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Rufus Ribs 206 S. Federal Hwy., Boynton Beach.
Open Saturday and Sunday from 7 a.m. till 7 p.m. Call 561-932-8206.
The search for South Florida barbecue worth phoning home to Memphis about continues with Rufus Ribs: a humble, pull-away trailer that, on weekends only, appears in a convenience store parking lot in Boynton Beach's diverse east side. There, Rufus Allen gently stokes his hulking barrel smoker, infusing the savory aroma of slowly smoldering red oak into meaty racks of ribs, honkin' pork shoulders, and wild game.
As the name might suggest, ribs are Rufus' premier attraction — manly-sized ribs, the sheer girth of which will have you questioning what manner of pig could produce such broad bones. It's an impression afforded by the fact that Rufus neither removes the meaty rib tips nor the underside flap from his spares, meaning you get maximum oink for your dollar. The ribs are lightly spiced, with a crackling exterior that gives way to a juicy, toothsome layer of smoke-ringed meat. Barbecue heads turned off by "fall off the bone" flaccidity need not worry: this flesh has bite, yet does give way with minimal prodding. A dinner portion of Rufus' pride ($10) contains four big ol' segments and a choice of two sides, including some truly stellar collard greens flecked with chunks of pork and a heap of mac and cheese so creamy you'll be swiping your finger across the Styrofoam container until it's completely gone.
There are, however, some issues with consistency. Rufus' sauce — a spiceless mixture of ketchup and vinegar — isn't up to snuff in the slightest. Luckily the 'cue is good enough that it never even requires it — most of the time. After four visits, we found the ribs to be best around lunch, with a declining curve that placed them squarely in the average category by nightfall. Stick to daytime munching and get your sauce on the side, though, and you'll be a happy camper.
Whole slabs and half slabs are also available ($23 and $12, respectively), as are whole and half chickens ($10 and $8), pulled pork and catfish dinners ($10), and any of the above meats in sandwich form ($7). Wild hog, boar, and goat are also available upon special request. And although calling this 'cue Memphis caliber would be reaching, a velvety slice of sweet potato pie laced with shreds of coconut ($1.25) conjures the South as accurately as any confection could.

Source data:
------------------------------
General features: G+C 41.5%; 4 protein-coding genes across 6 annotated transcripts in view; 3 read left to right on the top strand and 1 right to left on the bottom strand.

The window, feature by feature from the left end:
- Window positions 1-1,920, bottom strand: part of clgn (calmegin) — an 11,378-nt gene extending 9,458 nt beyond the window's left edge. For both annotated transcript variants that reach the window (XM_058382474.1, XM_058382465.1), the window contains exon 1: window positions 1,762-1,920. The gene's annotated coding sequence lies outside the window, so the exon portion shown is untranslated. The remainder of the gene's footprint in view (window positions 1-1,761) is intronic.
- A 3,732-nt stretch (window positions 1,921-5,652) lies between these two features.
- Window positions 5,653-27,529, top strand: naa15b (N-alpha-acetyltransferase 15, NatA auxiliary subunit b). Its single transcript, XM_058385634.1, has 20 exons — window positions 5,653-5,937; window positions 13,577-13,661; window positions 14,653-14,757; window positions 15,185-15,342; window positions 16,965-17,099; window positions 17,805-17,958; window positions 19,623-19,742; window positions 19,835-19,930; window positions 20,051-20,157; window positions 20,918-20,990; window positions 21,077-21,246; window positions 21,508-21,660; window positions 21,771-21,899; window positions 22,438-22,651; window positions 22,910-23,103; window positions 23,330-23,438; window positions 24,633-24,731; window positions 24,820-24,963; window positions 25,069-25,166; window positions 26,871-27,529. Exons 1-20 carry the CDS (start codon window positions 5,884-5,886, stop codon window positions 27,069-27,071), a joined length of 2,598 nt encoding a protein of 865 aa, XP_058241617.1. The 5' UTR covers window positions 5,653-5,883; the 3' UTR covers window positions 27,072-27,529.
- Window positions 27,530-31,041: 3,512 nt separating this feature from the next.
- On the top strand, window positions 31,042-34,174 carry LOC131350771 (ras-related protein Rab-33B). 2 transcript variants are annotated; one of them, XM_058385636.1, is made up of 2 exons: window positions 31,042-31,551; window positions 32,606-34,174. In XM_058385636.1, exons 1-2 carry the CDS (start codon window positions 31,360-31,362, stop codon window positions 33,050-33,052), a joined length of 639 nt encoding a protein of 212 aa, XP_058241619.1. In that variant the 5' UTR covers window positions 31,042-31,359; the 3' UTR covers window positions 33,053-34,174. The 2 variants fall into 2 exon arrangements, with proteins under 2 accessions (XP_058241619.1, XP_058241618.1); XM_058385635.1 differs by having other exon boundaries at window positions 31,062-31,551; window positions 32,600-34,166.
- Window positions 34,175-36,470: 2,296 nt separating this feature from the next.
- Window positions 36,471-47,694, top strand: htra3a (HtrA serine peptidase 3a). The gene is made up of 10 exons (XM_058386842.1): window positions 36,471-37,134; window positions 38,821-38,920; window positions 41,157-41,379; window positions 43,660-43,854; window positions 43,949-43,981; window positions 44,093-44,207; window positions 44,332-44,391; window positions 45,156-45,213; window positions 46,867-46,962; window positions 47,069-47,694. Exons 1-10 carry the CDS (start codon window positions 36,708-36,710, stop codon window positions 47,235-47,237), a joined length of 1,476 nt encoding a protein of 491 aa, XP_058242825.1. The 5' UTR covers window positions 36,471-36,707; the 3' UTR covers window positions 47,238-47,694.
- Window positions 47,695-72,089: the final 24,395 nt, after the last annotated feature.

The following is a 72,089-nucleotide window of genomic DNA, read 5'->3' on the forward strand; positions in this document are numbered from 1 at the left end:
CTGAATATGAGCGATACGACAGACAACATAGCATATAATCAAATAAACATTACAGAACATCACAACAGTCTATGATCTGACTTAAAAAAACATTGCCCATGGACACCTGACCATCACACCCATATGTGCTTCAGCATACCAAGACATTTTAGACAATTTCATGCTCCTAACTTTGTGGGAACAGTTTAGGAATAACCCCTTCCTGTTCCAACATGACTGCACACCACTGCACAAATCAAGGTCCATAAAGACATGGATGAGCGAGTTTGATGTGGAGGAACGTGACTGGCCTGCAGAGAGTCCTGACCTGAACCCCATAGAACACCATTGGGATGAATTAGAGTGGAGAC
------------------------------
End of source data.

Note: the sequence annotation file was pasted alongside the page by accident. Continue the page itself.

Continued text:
Truluck's 351 Plaza Real, Boca Raton.
Open daily 11 a.m. till 10 p.m. Call 561-391-0755, or visit trulucks.com
Truluck's seafood restaurant got its start in Texas, but its appearance in Florida is reason for stone-crab lovers to rejoice: The company keeps its own crab fishing fleet of 16 boats outside of Naples, Florida, where it hauls in enough crab to provide the chain with seriously fresh claws during season. So says the slogan: "From our traps to your table in less than 24 hours."
You can chow down on the large claws for $10.99 each any time, either alone or as part of a "build your own" seafood tower. But every Monday night at Truluck's is a crab massacre — $59.99 for all the stone crab claws you can eat, plus grilled asparagus and mashed potatoes. It may sound like mayhem, but you'll be sucking those claws in style: the Boca Raton location is beautifully appointed with leather booths inside and glass tables on the terrace, plus a wide-ranging wine list offering dozens of wines by the glass or flight.
There's also a good selection of fresh — never frozen — fish that changes depending on availability, either simply grilled or fancied up, from Gulf red snapper, wild salmon, and black cod, to black grouper Pontchartrain blanketed in crab and shrimp sauce.
Noodles Panini 821 E. Las Olas Blvd., Fort Lauderdale.
Open 11:30 a.m. to 11 p.m. daily. Call 954-462-1514, or visit noodlespaninirestaurant.com
Two schools exist in the debate over how to prepare the Italian meatball: those who fry them until they've got a potato-chip-crispy exterior and those who believe a long soak in a red sauce gives them the perfect tender texture. If you're among the latter, you'll dig the "Aunt Marion's" meatballs served up at Noodles Panini. They're bready, soft and, on the two occasions I had them, medium rare. They come in pasta ($21), in a sub ($14), or for the true connoisseur, as an appetizer with nothing but a red sauce and a simple salad ($14).
There are several excellent salads, with a chopped version stuffed with herbs, olives, salami, and Gorgonzola ($16). Entrées include a plate of bombolotti pasta with Kansas City ground beef sauce ($16) and a lemony chicken piccata ($23).
But what brings in customers, who fill this place even on weekday nights, are the sandwiches. After all, the place has panini in the name, and it's those toasted sandwiches that you see on most tables. The Panini ($11 to $14) include a savory house roast beef with Gorgonzola spread, onion confit, and Dijon mustard. Oddly, the sandwiches don't include the standard Panini grill marks but instead have that flat, pressed texture of a Cuban — still, they don't lack the crunch of that traditional Italian grilled sandwich.